Why We Eat Organic Foods (in Spite of Today's Headlines) | Sojourners

Why We Eat Organic Foods (in Spite of Today's Headlines)

Hey, is this good news, or what?

Give up organic heirloom tomatoes at $4.99/pound!

Stop paying $5.99 up for a gallon of organic milk!

Buy cheaper ground beef than the organic grass-fed stuff at $7.99+/pound!

Slow down, folks. Read the articles, not just the attention-grabbing headlines. What the scientists discovered was basically this: Take two identical, ripe, juicy, fresh peaches, one of which was grown organically and one of which was not. Analyze the nutritional profile of each. You will find that one peach has just about the same vitamins as the other.

OK, and I'll bet they're pretty much the same color, too. And they probably weigh the same. And if dropped from a tall building, they most likely will go splat at about the same time.

Only thing is, that's not the point. Most of us don't buy peaches because of their airborne velocity or their weight or their color — or their vitamin content. We buy them because they taste wonderful and because they're good for us. The good news is, we can get good taste and lots of vitamins whether we buy our peaches at Jewel or at Whole Foods, though the taste is even better if we can get them right off the tree at a fruit stand or a farmers' market.

Still, some of us prefer to buy peaches that were grown organically. This has nothing to do with their vitamin content and not much to do with their taste. It has a lot to do with the fact that they're number 4 of the Dirty Dozen.

Peaches are loaded with pesticides (though not quite as loaded as apples, celery, or bell peppers). Some of us think that neurotoxins, even if they are "almost always under the allowed safety limits," as the NYT puts it, may not be as good for us as vitamins. Some of us suspect that future research may change the allowed safety limits. Call me paranoid, but I'd rather avoid those neurotoxins whenever I can.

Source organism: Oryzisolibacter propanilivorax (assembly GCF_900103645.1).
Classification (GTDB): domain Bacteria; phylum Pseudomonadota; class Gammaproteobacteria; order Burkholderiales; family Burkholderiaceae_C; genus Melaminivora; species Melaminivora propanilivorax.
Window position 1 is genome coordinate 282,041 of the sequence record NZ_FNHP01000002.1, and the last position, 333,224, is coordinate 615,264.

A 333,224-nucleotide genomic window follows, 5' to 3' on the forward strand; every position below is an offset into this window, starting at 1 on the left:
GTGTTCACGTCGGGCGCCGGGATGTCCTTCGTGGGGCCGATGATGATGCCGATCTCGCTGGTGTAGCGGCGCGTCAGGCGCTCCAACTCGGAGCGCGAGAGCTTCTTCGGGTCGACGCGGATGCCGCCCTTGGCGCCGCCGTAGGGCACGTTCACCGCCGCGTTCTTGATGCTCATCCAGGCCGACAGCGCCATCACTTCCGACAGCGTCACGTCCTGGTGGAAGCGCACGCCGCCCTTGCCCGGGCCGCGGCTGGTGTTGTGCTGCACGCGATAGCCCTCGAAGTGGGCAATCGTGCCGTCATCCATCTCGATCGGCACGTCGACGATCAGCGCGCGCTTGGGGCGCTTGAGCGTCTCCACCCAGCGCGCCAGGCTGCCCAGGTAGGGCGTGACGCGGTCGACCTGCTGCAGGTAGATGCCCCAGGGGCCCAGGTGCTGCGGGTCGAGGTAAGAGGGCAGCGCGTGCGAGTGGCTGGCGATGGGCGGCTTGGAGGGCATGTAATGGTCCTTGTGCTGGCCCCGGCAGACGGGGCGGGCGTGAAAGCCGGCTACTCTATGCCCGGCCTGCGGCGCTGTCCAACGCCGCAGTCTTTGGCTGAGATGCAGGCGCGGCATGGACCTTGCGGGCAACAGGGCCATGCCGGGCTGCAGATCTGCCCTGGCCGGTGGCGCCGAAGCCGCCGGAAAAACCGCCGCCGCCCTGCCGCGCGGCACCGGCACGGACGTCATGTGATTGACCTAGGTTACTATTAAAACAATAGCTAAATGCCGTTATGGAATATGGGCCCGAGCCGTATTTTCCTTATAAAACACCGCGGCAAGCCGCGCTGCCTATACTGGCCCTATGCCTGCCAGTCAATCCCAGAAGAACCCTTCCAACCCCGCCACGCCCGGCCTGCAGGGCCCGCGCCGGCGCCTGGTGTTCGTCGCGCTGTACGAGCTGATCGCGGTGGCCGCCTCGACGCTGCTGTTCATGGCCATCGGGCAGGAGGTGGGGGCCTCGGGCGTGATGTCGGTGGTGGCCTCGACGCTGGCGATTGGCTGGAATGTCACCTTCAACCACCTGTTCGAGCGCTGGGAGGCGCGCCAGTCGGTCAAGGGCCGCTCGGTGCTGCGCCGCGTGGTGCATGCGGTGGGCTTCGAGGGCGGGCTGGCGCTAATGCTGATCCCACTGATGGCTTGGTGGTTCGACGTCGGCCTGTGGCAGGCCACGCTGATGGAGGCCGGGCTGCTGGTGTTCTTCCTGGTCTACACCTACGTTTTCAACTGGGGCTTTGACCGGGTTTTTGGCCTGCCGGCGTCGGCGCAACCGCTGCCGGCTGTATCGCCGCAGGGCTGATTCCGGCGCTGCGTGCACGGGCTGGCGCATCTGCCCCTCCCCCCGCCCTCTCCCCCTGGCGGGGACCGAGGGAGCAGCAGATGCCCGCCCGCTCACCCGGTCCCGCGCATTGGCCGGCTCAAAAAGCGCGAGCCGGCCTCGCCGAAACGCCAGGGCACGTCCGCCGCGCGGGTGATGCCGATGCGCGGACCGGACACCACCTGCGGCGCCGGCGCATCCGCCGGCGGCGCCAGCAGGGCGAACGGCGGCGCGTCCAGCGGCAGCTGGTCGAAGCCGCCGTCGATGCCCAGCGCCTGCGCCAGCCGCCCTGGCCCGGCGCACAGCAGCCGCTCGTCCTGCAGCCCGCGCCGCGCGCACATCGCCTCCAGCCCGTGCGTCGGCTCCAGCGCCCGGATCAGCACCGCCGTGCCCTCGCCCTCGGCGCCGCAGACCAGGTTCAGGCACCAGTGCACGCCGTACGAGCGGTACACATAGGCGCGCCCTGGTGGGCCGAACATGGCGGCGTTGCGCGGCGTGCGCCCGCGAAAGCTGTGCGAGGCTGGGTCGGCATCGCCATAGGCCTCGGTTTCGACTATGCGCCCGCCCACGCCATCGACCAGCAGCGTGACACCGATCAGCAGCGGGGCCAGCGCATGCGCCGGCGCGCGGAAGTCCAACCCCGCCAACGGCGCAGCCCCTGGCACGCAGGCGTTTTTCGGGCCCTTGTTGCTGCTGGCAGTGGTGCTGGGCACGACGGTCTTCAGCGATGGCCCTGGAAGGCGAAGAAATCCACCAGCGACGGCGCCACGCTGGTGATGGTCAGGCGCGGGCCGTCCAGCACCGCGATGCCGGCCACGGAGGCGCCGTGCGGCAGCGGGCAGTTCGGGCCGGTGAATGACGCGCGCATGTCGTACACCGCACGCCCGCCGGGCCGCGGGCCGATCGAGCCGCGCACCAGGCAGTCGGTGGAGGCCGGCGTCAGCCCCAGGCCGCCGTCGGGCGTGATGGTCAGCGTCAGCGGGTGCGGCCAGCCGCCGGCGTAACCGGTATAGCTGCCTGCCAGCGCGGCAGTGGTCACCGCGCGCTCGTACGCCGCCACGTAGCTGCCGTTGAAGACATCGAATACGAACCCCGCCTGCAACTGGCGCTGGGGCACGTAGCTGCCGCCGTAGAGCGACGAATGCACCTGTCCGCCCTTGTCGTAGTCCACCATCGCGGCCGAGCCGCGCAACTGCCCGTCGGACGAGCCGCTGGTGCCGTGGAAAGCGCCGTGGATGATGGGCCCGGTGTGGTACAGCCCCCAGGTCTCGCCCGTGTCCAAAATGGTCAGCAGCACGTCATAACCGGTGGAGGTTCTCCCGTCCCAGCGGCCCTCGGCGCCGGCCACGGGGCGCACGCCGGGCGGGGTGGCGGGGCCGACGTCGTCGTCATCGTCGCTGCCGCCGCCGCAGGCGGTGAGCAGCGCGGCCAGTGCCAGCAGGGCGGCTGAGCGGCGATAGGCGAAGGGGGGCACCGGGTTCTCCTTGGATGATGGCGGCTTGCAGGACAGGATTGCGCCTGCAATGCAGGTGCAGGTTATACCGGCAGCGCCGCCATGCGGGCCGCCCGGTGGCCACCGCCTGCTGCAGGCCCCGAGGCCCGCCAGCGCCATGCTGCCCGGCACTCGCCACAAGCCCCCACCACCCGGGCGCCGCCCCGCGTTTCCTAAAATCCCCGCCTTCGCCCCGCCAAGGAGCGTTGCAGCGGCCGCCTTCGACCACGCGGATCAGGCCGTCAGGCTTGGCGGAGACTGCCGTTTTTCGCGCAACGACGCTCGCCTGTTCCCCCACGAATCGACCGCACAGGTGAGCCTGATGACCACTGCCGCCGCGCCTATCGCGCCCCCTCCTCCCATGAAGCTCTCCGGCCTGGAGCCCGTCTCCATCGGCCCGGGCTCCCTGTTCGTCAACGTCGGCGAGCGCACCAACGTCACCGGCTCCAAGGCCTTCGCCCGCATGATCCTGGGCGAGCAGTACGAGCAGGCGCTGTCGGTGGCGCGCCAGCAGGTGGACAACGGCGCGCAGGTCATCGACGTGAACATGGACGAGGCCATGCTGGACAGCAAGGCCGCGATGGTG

A few other reasons to buy food processed according to organic standards:

  • The be-kind-to-animals reason. Animals involved in the production of organic meat, eggs, and dairy products are usually treated more humanely. They are not crowded in concentrated animal feeding operations (CAFOs), which are the moral equivalent of puppy mills.
  • The good-for-you reason, continued. Just as organically grown plants aren't sprayed with pesticides, organically raised farm animals are not given antibiotics, which increase the prevalence of antibiotic-resistant diseases; or hormones, which may contribute to early puberty and even cancer.
  • The sustainable agriculture
  • reason.Organic fruits, grains, and vegetables tend to be grown in ways that enrich rather than deplete the soil.
  • The clean-up-the-planet reason. Do you have any idea how much pollution is generated by conventional farming methods?
  • The taxpayer revolt reason. CAFOs generate oceans of manure, far more than their soil can absorb. Much of it goes into our waterways. Some pollutes the air. Taxpayers pay billions of dollars to clean up after these farmers — and also to subsidize the corn they feed their confined animals. 
  • The bringing-down-costs-for-everybody reason.  Yes, supermarket food is cheap--but if you add in the tax burden and public health implications, it isn't as cheap as it looks. Sustainably produced food, over the long haul, could be almost as cheap. Once enough people who can afford to eat organically grown food start insisting on it, such food will become more readily available and the prices will come down. This is already happening: CLICK HERE to learn what organic products are available today at Wal-Mart.

And then maybe, just maybe, the Department of Agriculture will stop subsidizing harmful farming practices and teenagers will give up Coke and Pepsi and start eating organic peaches instead.

And organically raised pigs will fly.

LaVonne Neff is an amateur theologian and cook; lover of language and travel; wife, mother, grandmother, godmother, dogmother; perpetual student, constant reader, and Christian contrarian. She blogs at Lively Dust and at The Neff Review.

Photo credit: Organic tomatoes image via Foodpictures/Shutterstock.

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